Majority of Canadians oppose costly election delay
Majority of Canadians oppose costly election delay

Most Canadians oppose the government delaying the next federal election by a week. The delay would mean that 80 MPs would then qualify for taxpayer-funded pensions.

A Leger study commissioned by the Canadian Taxpayer Federation, a non-profit government watchdog, found that 63% of Canadians oppose the government delaying the election by an extra week for Diwali, a Hindu holiday.

The fixed general election date is set to Oct. 20, 2025, which happens to be the first day of the five to six-day celebration of the Hindu Festival of Light.

Critics of the motion, such as Franco Terrazzano, the federal director of the CTF, said the delay could cost Canadian taxpayers up to $120 million.

“Delaying the election by one week means 80 additional MPs could be eligible for a taxpayer-funded pension. That could cost up to $120 million in pensions over their lifetime. The annual starting pension ranges from $32,000 to $49,000,” Terrazzano told True North. “Some MPs could serve for just six years and receive a pension of more than $2 million over their lifetime.”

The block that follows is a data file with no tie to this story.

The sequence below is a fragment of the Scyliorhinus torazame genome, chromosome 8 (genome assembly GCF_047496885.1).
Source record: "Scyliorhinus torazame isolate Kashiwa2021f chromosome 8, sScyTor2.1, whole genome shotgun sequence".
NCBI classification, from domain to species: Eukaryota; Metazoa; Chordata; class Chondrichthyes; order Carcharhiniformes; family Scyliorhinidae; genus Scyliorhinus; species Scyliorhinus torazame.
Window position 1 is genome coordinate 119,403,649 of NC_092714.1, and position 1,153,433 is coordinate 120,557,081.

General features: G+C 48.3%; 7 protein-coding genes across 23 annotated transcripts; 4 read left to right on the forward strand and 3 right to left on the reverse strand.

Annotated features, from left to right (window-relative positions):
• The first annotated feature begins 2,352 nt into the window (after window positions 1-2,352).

Leger asked 1,536 Canadians aged 18 or older in mid-June whether they supported or opposed the delay that would cost taxpayers tens of millions.

The survey found that only 6% of Canadians strongly supported the move to delay the general election to accommodate Diwali celebrations. While nearly half said they strongly opposed the idea.

When survey data was adjusted to remove the 21% of Canadians who said they were unsure or didn’t know if they opposed the delay or not, 80% of Canadians opposed it. Three in five Canadians strongly opposed moving the election date.

“The poll is clear: the vast majority of Canadians don’t want the government delaying the election so dozens of extra MPs can take pensions,” Terrazzano said. “All MPs should listen to Canadians and oppose this pension trickery and election delay.”

Out of those who had opinions on the issue, “Black, Indigenous and People of Color” (BIPOC) Canadians were more likely to support moving the election date with 37% of BIPOC Canadians supporting it, though 63% of the same demographic opposed the motion.

Conversely, after discounting those with no opinion from the survey, 85% of Caucasian Canadians were opposed to the delay in general. 64% of Caucasians strongly opposed it.

This comes as an increasing number of Canadians feel that the cost of living in the country continues to worsen.
“Canadians are struggling, so MPs shouldn’t rig the system so more politicians can collect lucrative, taxpayer-funded pensions,” he said. “If politicians don’t want to look shady, then they shouldn’t do shady things like this.”

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